This is another set of conditions that may also be referred to as “vertigo” but are altogether different from the BPPV condition described earlier. These conditions are caused by either a bacterial or viral infection of the inner ear itself or the nerve that supplies the vestibular part of your inner ear. This may happen following a bout of illness but can also just hit you out of the blue without warning at all. The primary difference between the labyrinthitis diagnosis and the vestibular neuritis diagnosis is that in the case of the labyrinthitis there is often a loss of hearing that also occurs along with the vertigo symptoms. When these conditions first occur the sensation of spinning can be very intense and many people will be unable to stand or walk without assistance for the first few days. As you can imagine it can be a very scary experience and it often results in a visit to the emergency room due to the intense nausea, vomiting and imbalance that accompanies these conditions. As with any infection the attending Physician will likely treat it accordingly with antibiotics if it is bacterial in nature but if it is a viral infection it is mainly a process of waiting it out just as you would for a cold or flu virus. In many cases the body can fully recover over the course of a few days to weeks but in other cases there can be residual damage to the inner ear or nerve that does not recover fully and a process of neurological adaptation is required.
If there is a degree of damage to the inner ear balance system that remains then the symptoms often change once the initial intense spinning resolves and a person can start to get up and move more again. The degree of symptoms can vary immensely but a few common ones are:
- An inability to focus on an object when the head is moving or a feeling that the eyes drag behind
- Poor tolerance of busy environments such as a grocery store or mall
- Poor tolerance of quick head or body movements
- Blurring of the vision with movement of the head
- Difficulty keeping balanced when walking or veering to one side
- Difficulty keeping balanced in the dark
- Poor tolerance of reading or looking at a computer screen
If a person is experiencing these symptoms it generally indicates that their neurological system is having difficulties compensating for the changes in their balance system caused by the infection. Treatment involving retraining of the nervous system and brain can be very effective in resolving these symptoms and allowing a return to work, sports and life activities that have been limited by the condition. Examination of the specific deficits of the system is required to ensure that the program of retraining is the most effective for each individual as the presentation can vary greatly from person to person.
There is no referral necessary to access our services and there is no wait for our services. Treatment commences on the first appointment date. The assessment typically lasts 45 to 60 minutes. Subsequent treatment sessions are tailored to the individual and last between 15 and 30 minutes.
All sessions are eligible as a form of physiotherapy for coverage through 3rd party health insurance plans.
The TRV Chair is a unique tool for the diagnosis and treatment of benign paroxysmal positional vertigo (BPPV). With the TRV Chair, our expert examiners can rotate their patients 360 degrees along the plane of each semicircular canal. It is also possible to lock the patient in any position for a detailed look at each semicircular canal.
Why is the TRV Chair an important tool in benign paroxysmal positional vertigo (BPPV) patients?
Increase the success rate of your BPPV treatment
Kinetic energy can conquer nystagmus
How does the TRV Chair transmit kinetic energy?
Unsurpassed diagnosis of benign paroxysmal positional vertigo (BPPV)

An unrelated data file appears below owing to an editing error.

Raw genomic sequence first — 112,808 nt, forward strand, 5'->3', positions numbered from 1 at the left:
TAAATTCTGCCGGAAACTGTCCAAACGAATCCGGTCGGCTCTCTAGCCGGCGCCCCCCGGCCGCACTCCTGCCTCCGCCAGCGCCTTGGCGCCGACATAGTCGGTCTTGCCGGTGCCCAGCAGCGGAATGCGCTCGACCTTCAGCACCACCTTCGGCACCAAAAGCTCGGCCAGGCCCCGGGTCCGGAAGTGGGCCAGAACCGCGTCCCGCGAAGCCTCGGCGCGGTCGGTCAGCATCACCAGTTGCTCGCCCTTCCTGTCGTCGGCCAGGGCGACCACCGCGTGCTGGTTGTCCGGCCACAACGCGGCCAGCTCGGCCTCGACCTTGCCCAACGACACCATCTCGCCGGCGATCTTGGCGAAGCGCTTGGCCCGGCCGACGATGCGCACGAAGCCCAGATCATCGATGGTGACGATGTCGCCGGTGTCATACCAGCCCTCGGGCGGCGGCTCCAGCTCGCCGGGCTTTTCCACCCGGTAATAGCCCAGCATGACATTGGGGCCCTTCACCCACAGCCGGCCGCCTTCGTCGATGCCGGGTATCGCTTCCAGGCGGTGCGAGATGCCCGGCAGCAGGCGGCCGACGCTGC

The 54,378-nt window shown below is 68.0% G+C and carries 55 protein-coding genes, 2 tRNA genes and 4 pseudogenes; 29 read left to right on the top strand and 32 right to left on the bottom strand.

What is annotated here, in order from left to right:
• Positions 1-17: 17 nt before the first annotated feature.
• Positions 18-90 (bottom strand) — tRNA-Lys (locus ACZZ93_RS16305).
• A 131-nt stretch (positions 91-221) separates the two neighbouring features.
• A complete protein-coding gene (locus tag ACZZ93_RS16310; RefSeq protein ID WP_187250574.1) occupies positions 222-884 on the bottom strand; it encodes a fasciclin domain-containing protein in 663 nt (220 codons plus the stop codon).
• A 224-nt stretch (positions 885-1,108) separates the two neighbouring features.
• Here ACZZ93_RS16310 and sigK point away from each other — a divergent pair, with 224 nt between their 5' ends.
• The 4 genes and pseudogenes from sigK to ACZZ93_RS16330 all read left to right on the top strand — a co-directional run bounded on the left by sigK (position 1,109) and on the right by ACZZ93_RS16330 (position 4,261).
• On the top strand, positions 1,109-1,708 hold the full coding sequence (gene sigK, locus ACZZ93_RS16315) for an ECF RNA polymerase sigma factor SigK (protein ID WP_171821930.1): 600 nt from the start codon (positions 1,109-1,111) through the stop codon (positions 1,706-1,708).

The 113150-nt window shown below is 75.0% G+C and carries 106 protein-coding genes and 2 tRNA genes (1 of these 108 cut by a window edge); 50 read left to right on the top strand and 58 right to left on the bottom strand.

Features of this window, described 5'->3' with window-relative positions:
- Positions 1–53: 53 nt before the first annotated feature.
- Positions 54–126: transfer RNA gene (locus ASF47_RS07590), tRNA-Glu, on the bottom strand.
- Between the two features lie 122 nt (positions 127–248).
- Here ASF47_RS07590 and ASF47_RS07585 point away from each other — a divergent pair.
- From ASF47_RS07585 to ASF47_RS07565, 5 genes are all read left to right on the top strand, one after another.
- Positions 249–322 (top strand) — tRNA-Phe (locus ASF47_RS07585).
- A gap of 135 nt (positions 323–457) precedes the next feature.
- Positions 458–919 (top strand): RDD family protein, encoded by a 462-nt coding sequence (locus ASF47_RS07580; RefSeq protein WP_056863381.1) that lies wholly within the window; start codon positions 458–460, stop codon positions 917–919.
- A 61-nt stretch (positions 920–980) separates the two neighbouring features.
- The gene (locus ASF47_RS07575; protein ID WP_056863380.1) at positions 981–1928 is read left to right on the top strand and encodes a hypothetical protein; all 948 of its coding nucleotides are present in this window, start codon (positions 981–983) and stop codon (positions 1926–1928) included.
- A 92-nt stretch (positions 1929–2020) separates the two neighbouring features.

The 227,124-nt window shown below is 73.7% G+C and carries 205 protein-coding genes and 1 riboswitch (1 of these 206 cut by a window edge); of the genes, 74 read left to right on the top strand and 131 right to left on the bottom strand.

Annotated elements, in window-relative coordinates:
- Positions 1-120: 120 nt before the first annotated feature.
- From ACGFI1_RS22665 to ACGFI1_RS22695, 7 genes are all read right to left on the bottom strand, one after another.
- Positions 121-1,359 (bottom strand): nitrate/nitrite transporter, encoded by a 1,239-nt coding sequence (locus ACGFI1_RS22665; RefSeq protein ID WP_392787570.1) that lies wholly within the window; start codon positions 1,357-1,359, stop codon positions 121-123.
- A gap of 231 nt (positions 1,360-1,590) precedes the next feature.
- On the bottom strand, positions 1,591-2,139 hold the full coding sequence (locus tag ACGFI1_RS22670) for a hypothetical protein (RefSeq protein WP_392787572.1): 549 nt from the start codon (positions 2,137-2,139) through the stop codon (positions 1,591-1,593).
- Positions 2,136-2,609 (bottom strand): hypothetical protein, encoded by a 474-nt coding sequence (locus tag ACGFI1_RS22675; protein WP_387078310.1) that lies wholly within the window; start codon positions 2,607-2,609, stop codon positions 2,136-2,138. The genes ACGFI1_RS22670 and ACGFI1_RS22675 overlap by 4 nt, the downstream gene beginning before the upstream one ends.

Safe and comfortable BPPV testing for all patients
Integrated goggles for a detailed look at nystagmus
Our Vestibular and Balance Rehabilitation experts in Edmonton are Tayler Gray and Matt Pinard. Tayler heads our Vestibular Program and initially graduated from the University of Alberta in 2001 with Distinction. He holds a Diploma of Advanced Orthopaedic Manual and Manipulative Physiotherapy and is a Fellow of the Canadian Academy of Manipulative PhysiotherapyHe completed post graduate training in vestibular rehabilitation (APTA Vestibular Competency Certification and APTA Advances in Vestibular Rehabiltation Certification) at Emory and Duke Universities respectively.
Rachel Humphey graduated with a Doctor of Physiotherapy from Bond University, Australia in 2011. She completed post graduate training in vestibular rehabilitation from Emory University and leads our Vestibular North Program.
After graduating from the University of Alberta in 1997, Jonathan Tong has significant experience as a clinical physiotherapist. This experience is bolstered with his extensive post graduate training. He holds a Diploma of Advanced Orthopaedic Manual and Manipulative Physiotherapy and is a Fellow of the Canadian Academy of Manipulative Physiotherapy. He has trained with Tayler Gray and provides vestibular treatment of BPPV at our west location.
Dan Timmermans graduated with a Masters in Physical Therapy from the University of Alberta with distinction in 2009. He went on to complete his post graduate training in Vestibular rehabilitation from Emory University and has APTA Vestibular Competency Certification.
Graham Rayment graduated with a Masters in Physical Therapy from the University of Alberta with distinction in 2010. He went on to complete his post graduate training in Vestibular rehabilitation from Lifemark Institute in 2014 & further accreditation from the American Institute Of Balance vestibular rehabilitation and concussion in 2019. He has trained with Tayler Gray and provides vestibular treatment of BPPV at our Sherwood Park location.
Our vestibular program is robust and not all of our experts are listed here. You can rest assured that our all of our vestibular and dizziness program therapists are continually expanding their treatment skills to provide advanced care and techniques to all our dear patients.
Tayler, Dan, Rachel, Graham, Justin, Adam, Christy and Leading Edge Physiotherapy operate a monthly screening clinic in conjunction with Dr. Allan Ho in the Synergy Wellness Centre in Sherwood Park. Using a multidisciplinary approach we are able to screen for many of the above conditions and triage your condition to ensure the appropriate professional is involved and the most effective treatment is available to you.